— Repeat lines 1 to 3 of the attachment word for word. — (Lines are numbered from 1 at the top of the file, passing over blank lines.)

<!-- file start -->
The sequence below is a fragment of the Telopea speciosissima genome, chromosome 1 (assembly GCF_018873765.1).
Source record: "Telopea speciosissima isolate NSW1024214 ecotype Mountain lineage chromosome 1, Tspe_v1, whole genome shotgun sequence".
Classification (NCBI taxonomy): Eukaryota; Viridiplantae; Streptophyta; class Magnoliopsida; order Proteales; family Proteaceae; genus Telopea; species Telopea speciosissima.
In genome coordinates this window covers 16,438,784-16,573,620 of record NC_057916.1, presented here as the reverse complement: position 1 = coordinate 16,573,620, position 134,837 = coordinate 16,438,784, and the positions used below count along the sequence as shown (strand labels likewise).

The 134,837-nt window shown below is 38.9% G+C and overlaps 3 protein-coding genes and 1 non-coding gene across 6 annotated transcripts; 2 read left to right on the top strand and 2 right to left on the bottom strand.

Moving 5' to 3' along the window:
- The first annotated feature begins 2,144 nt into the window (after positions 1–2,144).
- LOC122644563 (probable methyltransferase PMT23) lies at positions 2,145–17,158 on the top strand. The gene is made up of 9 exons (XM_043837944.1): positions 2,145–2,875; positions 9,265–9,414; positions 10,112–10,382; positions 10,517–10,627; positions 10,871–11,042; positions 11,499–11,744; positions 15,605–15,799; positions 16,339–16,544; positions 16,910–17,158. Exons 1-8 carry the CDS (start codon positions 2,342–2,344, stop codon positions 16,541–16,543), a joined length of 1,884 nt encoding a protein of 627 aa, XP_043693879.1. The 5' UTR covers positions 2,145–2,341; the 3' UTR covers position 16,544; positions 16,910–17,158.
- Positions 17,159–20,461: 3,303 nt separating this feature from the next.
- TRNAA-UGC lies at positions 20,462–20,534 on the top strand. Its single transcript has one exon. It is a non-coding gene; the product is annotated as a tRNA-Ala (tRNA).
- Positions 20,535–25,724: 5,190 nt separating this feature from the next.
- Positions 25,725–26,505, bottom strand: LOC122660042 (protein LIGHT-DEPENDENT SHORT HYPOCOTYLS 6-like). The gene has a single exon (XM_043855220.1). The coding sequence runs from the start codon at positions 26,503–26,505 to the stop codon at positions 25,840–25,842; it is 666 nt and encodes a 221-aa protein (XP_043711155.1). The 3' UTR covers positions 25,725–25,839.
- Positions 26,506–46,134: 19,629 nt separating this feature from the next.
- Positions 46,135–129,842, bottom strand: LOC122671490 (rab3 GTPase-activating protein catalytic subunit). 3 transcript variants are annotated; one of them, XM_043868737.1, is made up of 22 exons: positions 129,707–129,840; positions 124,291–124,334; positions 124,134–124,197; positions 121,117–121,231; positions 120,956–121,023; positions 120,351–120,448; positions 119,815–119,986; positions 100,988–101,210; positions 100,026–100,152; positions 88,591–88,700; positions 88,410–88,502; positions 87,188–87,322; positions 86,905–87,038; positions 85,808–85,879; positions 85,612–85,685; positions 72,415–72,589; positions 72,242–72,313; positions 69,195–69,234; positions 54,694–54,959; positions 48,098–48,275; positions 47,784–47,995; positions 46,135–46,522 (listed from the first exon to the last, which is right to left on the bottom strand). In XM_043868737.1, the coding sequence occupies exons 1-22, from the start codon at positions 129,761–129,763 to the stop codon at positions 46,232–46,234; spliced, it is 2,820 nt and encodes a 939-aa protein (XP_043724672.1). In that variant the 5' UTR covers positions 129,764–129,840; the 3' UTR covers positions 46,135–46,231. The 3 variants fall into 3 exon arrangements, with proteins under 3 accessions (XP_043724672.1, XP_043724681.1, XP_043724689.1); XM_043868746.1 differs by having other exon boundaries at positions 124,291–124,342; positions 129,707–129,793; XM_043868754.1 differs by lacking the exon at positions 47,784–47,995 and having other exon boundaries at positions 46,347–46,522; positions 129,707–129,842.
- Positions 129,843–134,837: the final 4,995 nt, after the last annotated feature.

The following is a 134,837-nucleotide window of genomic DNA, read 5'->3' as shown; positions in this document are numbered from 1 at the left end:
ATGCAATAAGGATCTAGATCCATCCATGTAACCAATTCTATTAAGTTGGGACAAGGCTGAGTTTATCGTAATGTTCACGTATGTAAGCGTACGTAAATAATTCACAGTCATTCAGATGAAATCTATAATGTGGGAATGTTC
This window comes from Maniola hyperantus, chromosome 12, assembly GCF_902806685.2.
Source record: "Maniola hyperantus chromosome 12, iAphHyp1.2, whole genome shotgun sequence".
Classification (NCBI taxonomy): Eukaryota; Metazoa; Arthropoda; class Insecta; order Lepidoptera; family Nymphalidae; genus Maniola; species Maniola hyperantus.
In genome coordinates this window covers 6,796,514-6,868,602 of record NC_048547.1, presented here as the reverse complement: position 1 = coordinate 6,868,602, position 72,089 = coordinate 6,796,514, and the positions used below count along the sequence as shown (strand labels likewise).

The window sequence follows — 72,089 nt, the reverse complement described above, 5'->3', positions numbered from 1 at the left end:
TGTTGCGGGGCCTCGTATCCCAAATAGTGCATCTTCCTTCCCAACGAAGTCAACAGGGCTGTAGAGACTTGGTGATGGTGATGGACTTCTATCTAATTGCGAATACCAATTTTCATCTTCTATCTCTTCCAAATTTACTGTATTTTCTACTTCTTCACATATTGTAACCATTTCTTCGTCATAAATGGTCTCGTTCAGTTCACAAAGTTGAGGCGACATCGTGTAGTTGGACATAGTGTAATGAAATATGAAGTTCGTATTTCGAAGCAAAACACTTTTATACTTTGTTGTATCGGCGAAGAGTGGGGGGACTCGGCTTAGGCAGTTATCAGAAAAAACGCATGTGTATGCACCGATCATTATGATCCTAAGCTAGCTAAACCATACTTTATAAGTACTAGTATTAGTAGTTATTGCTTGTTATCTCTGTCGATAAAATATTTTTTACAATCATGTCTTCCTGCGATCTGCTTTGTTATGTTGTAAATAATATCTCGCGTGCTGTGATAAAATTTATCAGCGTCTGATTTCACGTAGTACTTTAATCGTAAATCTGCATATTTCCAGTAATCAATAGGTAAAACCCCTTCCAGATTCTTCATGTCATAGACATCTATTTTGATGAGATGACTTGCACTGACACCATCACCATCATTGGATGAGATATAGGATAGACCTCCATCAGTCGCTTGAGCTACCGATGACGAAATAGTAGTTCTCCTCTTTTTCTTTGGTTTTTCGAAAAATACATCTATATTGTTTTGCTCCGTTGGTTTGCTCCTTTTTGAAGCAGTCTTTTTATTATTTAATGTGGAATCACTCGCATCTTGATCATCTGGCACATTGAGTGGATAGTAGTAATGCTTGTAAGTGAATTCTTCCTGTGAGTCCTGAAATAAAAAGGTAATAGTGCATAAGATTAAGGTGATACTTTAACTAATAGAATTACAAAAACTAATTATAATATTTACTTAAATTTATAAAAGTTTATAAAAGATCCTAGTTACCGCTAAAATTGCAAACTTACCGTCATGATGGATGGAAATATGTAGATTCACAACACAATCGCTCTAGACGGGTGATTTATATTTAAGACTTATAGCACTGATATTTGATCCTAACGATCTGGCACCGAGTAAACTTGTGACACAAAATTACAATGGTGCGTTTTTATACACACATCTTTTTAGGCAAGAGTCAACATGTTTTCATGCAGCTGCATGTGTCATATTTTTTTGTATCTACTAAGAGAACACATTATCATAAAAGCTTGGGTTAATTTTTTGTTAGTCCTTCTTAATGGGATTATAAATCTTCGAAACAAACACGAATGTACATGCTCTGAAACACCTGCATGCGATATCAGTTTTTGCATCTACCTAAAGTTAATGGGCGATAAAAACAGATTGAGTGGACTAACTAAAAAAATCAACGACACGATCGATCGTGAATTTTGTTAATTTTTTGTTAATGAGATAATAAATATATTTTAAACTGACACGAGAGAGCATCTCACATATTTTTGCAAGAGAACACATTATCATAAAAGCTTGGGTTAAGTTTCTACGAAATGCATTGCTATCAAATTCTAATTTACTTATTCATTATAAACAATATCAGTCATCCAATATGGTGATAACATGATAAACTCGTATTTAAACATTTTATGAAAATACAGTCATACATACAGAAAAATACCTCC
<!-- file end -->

The sequence below is a fragment of the Telopea speciosissima genome, chromosome 1 (assembly GCF_018873765.1).
Source record: "Telopea speciosissima isolate NSW1024214 ecotype Mountain lineage chromosome 1, Tspe_v1, whole genome shotgun sequence".
Classification (NCBI taxonomy): Eukaryota; Viridiplantae; Streptophyta; class Magnoliopsida; order Proteales; family Proteaceae; genus Telopea; species Telopea speciosissima.